Check out Nyee
Moses' MySpace page and her list of influences will clue you that
this is not just a run of the mill singer. Among them are Zap Mama,
Me'shell Ndegeocello, Everything But The Girl, Nina Simone,
Jamiroquai, Bob Marley, and Ofra Haza. The international flair
is evident throughout throughout her self-titled CD, which also
recalls the days when progressive A/C vocalists like Tracy Thorn
(ETBTG), Sade, and Julia Fordham reigned. The feature track, "Between
Us," is of the freshest and most original genre songs out
there. It has actually climbed the corporate smooth jazz chart,
a real accomplishment for a vocalist on an independent label who
doesn't have oldie credentials. It took a while but this song was
too irresistible to pass over, once listeners heard it they had
to hear it again. The rest of the CD lives up to that standard.
Her voice is clear, flexible and melodic, a refreshing shift away from the trend
toward breathy, waifish female vocalists. She can spin a Sade influenced groove
without the dark moodiness that pervaded her recent work and chill without sleep-talking.
Even more impressive is the way she can sing about lust and seduction with confidence
and authority. Outside of Maysa Leak I can't think of another female singer who
doesn't veer into apology and neediness when they venture into this terrain.
In "No Limits" she knows she's hooked and not being treated too well
she just acknowledges and sings it, her voice gliding over a chilled percussion
driven groove. "Vanilla" continues the theme with disappointment meeting
attitude over an infectious hook that shifts and layers over spoken lines "I
met a friend of a friend..she knows your story." "Call Me" has
a sensual perspective you rarely hear from a female viewpoint.
Don't write Moses off as a background soundtrack for wine and candlelight though.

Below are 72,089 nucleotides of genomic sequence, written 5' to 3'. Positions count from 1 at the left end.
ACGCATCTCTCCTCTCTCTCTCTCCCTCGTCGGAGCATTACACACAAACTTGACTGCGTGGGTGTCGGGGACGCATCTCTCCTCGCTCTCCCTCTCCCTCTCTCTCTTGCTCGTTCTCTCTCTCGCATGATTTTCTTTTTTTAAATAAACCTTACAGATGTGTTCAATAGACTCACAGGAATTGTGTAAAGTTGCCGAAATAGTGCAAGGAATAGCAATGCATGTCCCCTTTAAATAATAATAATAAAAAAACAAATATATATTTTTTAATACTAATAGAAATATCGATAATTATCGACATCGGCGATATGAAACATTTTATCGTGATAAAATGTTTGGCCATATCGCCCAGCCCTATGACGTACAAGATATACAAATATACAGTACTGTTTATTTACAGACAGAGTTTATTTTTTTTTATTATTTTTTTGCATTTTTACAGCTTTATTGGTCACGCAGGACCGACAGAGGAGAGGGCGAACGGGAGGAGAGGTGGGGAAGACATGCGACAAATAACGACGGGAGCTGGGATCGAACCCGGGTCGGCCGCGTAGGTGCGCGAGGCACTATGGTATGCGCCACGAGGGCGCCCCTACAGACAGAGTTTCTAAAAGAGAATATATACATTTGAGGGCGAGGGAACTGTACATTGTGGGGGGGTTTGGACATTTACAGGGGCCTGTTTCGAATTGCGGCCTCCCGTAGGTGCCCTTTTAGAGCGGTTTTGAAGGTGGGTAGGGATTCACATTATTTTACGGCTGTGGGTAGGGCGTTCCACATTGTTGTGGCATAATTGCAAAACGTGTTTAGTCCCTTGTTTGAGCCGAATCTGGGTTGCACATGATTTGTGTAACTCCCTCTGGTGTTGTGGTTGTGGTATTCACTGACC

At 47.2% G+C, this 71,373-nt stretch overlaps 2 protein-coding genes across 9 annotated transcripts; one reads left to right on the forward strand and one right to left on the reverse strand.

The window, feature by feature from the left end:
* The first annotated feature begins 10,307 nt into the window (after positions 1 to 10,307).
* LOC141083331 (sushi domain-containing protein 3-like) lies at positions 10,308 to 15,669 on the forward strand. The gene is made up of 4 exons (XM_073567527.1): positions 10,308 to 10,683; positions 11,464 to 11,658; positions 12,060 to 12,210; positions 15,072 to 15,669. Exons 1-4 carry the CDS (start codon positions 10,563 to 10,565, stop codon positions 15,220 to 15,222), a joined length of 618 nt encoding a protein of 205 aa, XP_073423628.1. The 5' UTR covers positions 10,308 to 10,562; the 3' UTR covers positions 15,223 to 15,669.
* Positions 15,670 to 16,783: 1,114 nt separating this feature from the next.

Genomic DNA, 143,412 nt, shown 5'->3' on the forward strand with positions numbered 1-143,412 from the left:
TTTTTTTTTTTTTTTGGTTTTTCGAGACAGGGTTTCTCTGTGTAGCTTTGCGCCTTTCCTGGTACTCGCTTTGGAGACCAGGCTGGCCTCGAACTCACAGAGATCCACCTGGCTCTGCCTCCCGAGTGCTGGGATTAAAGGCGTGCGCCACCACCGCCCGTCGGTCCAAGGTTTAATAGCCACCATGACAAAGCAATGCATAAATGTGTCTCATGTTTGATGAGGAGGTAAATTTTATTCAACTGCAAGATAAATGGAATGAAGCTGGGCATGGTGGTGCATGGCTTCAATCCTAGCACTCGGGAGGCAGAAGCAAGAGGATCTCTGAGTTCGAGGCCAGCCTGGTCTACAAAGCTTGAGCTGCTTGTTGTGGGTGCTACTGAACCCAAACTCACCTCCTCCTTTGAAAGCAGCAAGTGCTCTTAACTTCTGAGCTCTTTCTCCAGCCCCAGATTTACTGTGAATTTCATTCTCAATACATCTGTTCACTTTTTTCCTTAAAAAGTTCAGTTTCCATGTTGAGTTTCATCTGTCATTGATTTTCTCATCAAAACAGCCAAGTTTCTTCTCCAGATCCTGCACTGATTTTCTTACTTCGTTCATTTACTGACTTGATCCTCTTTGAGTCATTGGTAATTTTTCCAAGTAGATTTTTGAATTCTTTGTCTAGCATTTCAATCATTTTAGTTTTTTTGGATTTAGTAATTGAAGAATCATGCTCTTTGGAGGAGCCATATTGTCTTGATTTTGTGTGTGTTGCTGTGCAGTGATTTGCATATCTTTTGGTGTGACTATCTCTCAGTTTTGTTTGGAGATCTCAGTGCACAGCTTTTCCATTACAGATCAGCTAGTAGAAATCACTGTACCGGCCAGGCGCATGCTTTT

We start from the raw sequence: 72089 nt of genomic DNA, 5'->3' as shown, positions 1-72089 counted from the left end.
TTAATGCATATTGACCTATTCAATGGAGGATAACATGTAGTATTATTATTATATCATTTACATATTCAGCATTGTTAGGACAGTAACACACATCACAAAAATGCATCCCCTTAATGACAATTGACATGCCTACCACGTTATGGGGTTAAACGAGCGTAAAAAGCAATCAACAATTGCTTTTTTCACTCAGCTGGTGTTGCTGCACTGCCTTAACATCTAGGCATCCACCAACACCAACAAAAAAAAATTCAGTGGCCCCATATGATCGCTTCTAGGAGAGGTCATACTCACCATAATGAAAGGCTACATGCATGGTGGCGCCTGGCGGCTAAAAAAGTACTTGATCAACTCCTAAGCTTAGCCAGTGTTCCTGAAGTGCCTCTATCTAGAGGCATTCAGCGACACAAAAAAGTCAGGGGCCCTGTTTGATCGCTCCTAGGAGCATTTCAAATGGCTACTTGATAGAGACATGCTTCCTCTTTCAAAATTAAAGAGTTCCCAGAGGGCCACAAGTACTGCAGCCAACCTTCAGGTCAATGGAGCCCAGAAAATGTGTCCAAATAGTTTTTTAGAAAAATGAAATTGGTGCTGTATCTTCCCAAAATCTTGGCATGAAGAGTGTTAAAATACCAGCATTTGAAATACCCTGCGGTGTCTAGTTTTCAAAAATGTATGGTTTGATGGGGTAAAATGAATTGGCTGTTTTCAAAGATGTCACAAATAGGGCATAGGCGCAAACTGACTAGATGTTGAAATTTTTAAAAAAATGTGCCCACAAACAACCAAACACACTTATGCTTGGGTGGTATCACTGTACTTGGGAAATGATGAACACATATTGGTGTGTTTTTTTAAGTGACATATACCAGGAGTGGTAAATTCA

There is a lot more here than that. This project develops a strong spiritual
and political thread toward the later tracks. "Acacia Tree" has a
tribal feel and a Deep Forest type vocal layered in the background. "The
Journey" is a haunting spiritual evocation. The liner notes for "The
Journey" say it is "calling on The Ancestors to show the way" but
this could be said for most of this part of the CD on some level. "Under
The Sun" with its percussive background and irresistible dance groove is
about the importance of giving support and inspiration to the younger ones. "Summertime
(The Revolution Mix)," the final track, is a stunning and inventive piece
of work. Her languishing delivery of the Gershwin classic is deceptive. She sings
with restraint but the emotional intensity builds as the song moves into a deeper
context. It is interspersed with the title line from Gil Scott-Heron's "The
Revolution Will Not Be Televised" and a spoken word passage by Krazy Bone
(Bone Thugs-N-Harmony) at the end. Hubert Laws' flute work adds a cool retro
jazz flavor pulled straight from the era she captures the mood of those long
hot summers in the activist sixties. This is a perfect thumbnail for the times
we live in, where these feelings still simmer but we keep them covered with pleasant
and prettier things.
This multifaceted artist lures you in with the romance, takes you deep, and makes
you think. In the process Moses, producer/co-writers Susan Youngblood and Marquis "Hami" Dair,
and a group of fine musicians that includes none of the usual "on call" heavyhitters,
have spiced up the arrangements with a lot of intriguing touches and given
us lyrics with depth and substance. They've wrapped it all up in a completely
listenable and accessible package. It's quite an accomplishment and quite an
experience. With this as our introduction to Nyee Moses it is obvious that she
has a long career ahead of her and we are going to enjoy and benefit from her
continuing growth as an artist.